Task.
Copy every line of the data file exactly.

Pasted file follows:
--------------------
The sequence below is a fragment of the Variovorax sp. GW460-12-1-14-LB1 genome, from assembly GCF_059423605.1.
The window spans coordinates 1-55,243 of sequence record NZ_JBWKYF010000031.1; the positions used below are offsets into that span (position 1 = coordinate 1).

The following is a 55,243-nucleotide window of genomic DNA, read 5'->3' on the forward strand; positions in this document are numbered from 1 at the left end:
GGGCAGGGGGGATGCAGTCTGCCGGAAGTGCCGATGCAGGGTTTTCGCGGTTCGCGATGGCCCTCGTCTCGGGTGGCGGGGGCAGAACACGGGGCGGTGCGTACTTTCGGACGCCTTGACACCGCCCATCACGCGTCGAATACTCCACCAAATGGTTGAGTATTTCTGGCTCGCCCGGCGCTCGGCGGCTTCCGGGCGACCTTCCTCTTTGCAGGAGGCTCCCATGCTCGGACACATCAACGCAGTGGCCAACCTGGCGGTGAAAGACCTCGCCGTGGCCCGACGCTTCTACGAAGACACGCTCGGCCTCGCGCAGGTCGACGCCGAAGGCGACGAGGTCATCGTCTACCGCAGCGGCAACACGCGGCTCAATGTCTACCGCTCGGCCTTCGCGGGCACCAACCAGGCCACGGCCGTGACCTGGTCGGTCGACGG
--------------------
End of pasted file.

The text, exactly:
The sequence below is a fragment of the Variovorax sp. GW460-12-1-14-LB1 genome, from assembly GCF_059423605.1.
The window spans coordinates 1-55,243 of sequence record NZ_JBWKYF010000031.1; the positions used below are offsets into that span (position 1 = coordinate 1).

The following is a 55,243-nucleotide window of genomic DNA, read 5'->3' on the forward strand; positions in this document are numbered from 1 at the left end:
GGGCAGGGGGGATGCAGTCTGCCGGAAGTGCCGATGCAGGGTTTTCGCGGTTCGCGATGGCCCTCGTCTCGGGTGGCGGGGGCAGAACACGGGGCGGTGCGTACTTTCGGACGCCTTGACACCGCCCATCACGCGTCGAATACTCCACCAAATGGTTGAGTATTTCTGGCTCGCCCGGCGCTCGGCGGCTTCCGGGCGACCTTCCTCTTTGCAGGAGGCTCCCATGCTCGGACACATCAACGCAGTGGCCAACCTGGCGGTGAAAGACCTCGCCGTGGCCCGACGCTTCTACGAAGACACGCTCGGCCTCGCGCAGGTCGACGCCGAAGGCGACGAGGTCATCGTCTACCGCAGCGGCAACACGCGGCTCAATGTCTACCGCTCGGCCTTCGCGGGCACCAACCAGGCCACGGCCGTGACCTGGTCGGTCGACGG